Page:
Lots of “successful” people in Wisconsin want a second home or cabin “up north.” We’ve never been interested in a vacation home for several reasons.
- a second mortgage payment.
- a second set of taxes to pay
- maintenance costs and time
- being tied down to a fixed place for spending leisure time.
Travel is important to us, so we’ve spent a bit of time and money doing it over the years. Fortunately, my wife’s profession allowed a lot of that cost to be paid by a large company that she enjoyed an association with for over a decade. As a result, I’ve experienced a variety of motel/hotel rooms from my recent $11 discounted stay at a Motel 6 to the Intercontinental Hotel in NYC ($100 priceline.com) to rooms costing over $500 for meeting stays at small luxury hotels.
The conclusion that I’ve reached is that budget hotels aren’t very nice for the most part, and luxury hotels don’t give a good bang for the buck. When paying five times the price, one rarely receives five times the experience This is perhaps best illustrated by Internet service, an expected amenity in this day and age. Expensive hotels either charge extra for this service or often offer sub par free wi-fi. Paying hundreds of dollars for a hotel room is no guarantee that the guest next door to you or in the hallway won’t be loud and obnoxious or that the light bulbs will work or that the key is properly programmed, etc.
With that in mind, I often seek the wilderness when I travel and have been relatively happy with a tent or trail shelter as my roof.
I must confess that I never slept terribly well in a tent–even during my six month thru-hike on the Appalachian Trail when I was younger than I am now. Let’s face it: the ground is hard, even with an air mattress. I often woke in the middle of the night with my circulation cut off from a hand or arm laying underneath the weight of my body. I usually awoke stiff and sore. Of course, all of that was worth it in order to be close to the beauty and relative silence of nature. By the time I finished breakfast, my body didn’t feel stiff or sore anymore.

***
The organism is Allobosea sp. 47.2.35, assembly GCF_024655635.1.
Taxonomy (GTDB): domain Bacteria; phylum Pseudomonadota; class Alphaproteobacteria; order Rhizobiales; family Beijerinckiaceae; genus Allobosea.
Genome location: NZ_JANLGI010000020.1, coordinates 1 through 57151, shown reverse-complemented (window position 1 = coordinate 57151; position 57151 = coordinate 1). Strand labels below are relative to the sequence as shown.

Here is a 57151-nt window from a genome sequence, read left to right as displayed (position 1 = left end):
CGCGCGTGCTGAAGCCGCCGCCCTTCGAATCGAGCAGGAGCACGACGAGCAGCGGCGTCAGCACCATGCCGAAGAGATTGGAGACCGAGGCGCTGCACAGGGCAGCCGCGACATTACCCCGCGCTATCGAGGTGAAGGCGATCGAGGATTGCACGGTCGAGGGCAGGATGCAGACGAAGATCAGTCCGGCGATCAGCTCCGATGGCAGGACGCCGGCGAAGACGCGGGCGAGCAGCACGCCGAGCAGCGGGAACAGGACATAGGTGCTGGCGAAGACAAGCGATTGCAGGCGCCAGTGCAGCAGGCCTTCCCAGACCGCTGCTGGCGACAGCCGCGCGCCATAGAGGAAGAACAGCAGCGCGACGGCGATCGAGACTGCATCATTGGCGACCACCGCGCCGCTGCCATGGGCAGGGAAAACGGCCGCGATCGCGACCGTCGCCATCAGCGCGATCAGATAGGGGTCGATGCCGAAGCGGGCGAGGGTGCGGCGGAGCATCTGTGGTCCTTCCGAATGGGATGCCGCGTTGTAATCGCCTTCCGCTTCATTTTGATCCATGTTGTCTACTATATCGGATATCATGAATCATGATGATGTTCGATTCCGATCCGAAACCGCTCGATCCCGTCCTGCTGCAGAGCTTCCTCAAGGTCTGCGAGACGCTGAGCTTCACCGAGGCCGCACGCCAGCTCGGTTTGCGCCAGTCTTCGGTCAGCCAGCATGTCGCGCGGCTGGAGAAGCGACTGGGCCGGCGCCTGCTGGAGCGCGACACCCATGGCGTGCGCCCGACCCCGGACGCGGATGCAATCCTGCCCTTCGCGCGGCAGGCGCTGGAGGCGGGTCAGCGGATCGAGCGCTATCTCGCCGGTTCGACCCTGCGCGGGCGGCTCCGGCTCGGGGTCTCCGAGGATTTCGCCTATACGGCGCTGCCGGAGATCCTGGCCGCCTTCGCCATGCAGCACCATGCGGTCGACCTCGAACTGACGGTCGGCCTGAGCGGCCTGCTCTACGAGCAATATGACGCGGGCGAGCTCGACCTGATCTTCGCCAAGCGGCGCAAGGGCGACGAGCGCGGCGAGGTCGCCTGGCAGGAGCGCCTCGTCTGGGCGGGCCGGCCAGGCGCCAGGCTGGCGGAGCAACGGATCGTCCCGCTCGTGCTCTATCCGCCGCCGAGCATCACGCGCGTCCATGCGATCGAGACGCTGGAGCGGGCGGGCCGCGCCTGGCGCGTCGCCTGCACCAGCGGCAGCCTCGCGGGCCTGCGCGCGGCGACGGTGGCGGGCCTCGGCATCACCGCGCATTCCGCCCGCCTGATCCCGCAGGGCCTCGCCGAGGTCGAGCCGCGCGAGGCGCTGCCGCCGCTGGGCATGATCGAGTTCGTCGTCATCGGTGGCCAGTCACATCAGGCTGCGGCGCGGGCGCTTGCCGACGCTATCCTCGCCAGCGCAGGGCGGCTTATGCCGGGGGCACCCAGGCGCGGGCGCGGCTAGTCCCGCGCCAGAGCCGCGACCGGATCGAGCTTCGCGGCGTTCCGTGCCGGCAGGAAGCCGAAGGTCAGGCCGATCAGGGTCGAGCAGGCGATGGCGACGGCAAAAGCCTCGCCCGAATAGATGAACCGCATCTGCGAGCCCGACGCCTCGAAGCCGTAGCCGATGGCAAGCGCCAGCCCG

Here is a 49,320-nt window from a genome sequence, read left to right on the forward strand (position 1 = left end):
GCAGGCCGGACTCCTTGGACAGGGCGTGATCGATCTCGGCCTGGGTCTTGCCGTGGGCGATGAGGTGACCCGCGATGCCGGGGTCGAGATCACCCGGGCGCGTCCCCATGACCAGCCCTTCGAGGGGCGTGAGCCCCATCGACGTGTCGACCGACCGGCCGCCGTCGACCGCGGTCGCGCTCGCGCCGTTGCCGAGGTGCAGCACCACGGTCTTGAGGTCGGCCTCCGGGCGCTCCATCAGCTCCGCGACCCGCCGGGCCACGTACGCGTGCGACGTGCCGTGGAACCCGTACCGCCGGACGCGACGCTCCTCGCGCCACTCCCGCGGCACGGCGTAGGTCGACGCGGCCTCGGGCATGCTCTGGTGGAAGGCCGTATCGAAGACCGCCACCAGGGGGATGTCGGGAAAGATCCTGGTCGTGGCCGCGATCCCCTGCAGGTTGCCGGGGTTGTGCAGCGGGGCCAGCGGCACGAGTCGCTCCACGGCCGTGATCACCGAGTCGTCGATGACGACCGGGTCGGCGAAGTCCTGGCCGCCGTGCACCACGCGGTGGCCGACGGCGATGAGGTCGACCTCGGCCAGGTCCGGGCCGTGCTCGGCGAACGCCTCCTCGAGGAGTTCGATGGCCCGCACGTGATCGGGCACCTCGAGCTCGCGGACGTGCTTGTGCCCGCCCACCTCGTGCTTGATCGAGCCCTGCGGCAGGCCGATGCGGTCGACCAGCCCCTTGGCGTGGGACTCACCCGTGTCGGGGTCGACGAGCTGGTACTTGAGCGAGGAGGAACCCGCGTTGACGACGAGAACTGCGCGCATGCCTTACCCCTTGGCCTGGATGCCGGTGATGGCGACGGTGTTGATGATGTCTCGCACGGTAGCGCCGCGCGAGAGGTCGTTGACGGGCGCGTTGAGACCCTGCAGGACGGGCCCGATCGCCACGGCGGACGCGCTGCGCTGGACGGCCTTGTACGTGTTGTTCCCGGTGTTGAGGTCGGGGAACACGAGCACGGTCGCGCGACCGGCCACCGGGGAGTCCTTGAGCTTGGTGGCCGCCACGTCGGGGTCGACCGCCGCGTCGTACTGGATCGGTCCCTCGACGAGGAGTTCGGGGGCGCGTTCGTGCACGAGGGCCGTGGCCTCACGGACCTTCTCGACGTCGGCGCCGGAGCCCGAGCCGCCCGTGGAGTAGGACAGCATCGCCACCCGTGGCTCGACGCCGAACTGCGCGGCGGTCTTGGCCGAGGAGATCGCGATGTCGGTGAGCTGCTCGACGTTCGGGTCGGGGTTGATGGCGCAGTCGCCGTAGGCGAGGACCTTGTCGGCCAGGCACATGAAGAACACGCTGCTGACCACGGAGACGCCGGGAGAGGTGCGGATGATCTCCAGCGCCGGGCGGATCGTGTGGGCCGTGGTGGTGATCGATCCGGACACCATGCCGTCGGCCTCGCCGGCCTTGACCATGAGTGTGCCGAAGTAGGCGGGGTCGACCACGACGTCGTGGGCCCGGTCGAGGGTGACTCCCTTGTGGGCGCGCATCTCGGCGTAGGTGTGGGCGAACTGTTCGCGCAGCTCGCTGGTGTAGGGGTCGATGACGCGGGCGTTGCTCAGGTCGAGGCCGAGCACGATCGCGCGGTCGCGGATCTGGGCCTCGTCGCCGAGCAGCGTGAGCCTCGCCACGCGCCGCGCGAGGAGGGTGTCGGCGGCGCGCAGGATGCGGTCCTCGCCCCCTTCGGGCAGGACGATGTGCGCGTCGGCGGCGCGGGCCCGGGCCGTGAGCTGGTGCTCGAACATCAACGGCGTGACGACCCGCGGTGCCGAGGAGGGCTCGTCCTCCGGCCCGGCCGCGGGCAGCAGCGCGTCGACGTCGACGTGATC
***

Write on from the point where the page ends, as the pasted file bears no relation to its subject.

I still enjoy tenting quite a bit. It appeals to my frugal nature (free on dispersed national forest lands). However, as I near the empty nest stage of my life, I would like my wife to go with me. Julia likes to camp, but she is not a hardcore backcountry hiker, nor is she entertained by being cooped up inside a tent during prolonged rainy stretches.
As a result, we returned to a discussion from two decades ago: getting a small camping trailer for our retirement. Neither of us have any interest in a big honking motor home or large fifth wheel. Traveling with the equivalent of a big, rolling single wide trailer with or without a motor does not fit our lifestyle.
For smaller trailers, there are still a lot of choices. I have spent a ton of time researching those choices, and we’ve narrowed things down a bit without reaching a final decision. In the next few posts, this blog will examine the pros and cons of different models and materials, beginning with our thoughts on teardrop trailers.